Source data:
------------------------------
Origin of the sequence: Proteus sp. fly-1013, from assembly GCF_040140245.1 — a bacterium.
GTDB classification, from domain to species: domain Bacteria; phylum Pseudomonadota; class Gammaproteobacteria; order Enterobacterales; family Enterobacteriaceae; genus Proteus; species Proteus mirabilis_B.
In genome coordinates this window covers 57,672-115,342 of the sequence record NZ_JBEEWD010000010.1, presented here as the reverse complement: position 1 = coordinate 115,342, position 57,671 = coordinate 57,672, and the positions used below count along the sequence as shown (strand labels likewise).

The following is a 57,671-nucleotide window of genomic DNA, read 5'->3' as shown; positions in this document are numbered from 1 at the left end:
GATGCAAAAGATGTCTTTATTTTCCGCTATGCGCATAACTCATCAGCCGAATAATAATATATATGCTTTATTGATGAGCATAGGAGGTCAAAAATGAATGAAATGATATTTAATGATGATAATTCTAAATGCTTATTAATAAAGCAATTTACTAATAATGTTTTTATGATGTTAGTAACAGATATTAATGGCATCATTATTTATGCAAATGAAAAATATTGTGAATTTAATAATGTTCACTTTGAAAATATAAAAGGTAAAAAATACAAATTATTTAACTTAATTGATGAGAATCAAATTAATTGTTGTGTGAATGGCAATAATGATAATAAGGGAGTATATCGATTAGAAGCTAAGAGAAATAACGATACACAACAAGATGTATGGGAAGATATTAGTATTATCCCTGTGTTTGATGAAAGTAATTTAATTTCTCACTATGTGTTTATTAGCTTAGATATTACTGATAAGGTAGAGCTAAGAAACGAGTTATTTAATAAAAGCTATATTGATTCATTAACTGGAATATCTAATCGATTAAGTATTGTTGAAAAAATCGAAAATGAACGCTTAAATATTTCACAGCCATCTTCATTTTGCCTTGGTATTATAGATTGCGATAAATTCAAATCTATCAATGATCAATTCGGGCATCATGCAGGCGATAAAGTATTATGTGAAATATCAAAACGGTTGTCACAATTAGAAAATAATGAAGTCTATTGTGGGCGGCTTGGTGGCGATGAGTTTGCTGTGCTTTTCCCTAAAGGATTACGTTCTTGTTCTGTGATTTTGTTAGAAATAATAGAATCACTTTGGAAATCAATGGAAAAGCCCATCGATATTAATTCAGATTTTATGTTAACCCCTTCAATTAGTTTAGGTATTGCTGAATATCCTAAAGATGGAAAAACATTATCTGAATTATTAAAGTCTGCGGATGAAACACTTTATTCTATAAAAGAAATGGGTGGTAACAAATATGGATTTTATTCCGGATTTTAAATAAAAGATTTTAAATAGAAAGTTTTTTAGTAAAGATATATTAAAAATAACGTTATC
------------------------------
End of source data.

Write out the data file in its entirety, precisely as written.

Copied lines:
Origin of the sequence: Proteus sp. fly-1013, from assembly GCF_040140245.1 — a bacterium.
GTDB classification, from domain to species: domain Bacteria; phylum Pseudomonadota; class Gammaproteobacteria; order Enterobacterales; family Enterobacteriaceae; genus Proteus; species Proteus mirabilis_B.
In genome coordinates this window covers 57,672-115,342 of the sequence record NZ_JBEEWD010000010.1, presented here as the reverse complement: position 1 = coordinate 115,342, position 57,671 = coordinate 57,672, and the positions used below count along the sequence as shown (strand labels likewise).

The following is a 57,671-nucleotide window of genomic DNA, read 5'->3' as shown; positions in this document are numbered from 1 at the left end:
GATGCAAAAGATGTCTTTATTTTCCGCTATGCGCATAACTCATCAGCCGAATAATAATATATATGCTTTATTGATGAGCATAGGAGGTCAAAAATGAATGAAATGATATTTAATGATGATAATTCTAAATGCTTATTAATAAAGCAATTTACTAATAATGTTTTTATGATGTTAGTAACAGATATTAATGGCATCATTATTTATGCAAATGAAAAATATTGTGAATTTAATAATGTTCACTTTGAAAATATAAAAGGTAAAAAATACAAATTATTTAACTTAATTGATGAGAATCAAATTAATTGTTGTGTGAATGGCAATAATGATAATAAGGGAGTATATCGATTAGAAGCTAAGAGAAATAACGATACACAACAAGATGTATGGGAAGATATTAGTATTATCCCTGTGTTTGATGAAAGTAATTTAATTTCTCACTATGTGTTTATTAGCTTAGATATTACTGATAAGGTAGAGCTAAGAAACGAGTTATTTAATAAAAGCTATATTGATTCATTAACTGGAATATCTAATCGATTAAGTATTGTTGAAAAAATCGAAAATGAACGCTTAAATATTTCACAGCCATCTTCATTTTGCCTTGGTATTATAGATTGCGATAAATTCAAATCTATCAATGATCAATTCGGGCATCATGCAGGCGATAAAGTATTATGTGAAATATCAAAACGGTTGTCACAATTAGAAAATAATGAAGTCTATTGTGGGCGGCTTGGTGGCGATGAGTTTGCTGTGCTTTTCCCTAAAGGATTACGTTCTTGTTCTGTGATTTTGTTAGAAATAATAGAATCACTTTGGAAATCAATGGAAAAGCCCATCGATATTAATTCAGATTTTATGTTAACCCCTTCAATTAGTTTAGGTATTGCTGAATATCCTAAAGATGGAAAAACATTATCTGAATTATTAAAGTCTGCGGATGAAACACTTTATTCTATAAAAGAAATGGGTGGTAACAAATATGGATTTTATTCCGGATTTTAAATAAAAGATTTTAAATAGAAAGTTTTTTAGTAAAGATATATTAAAAATAACGTTATC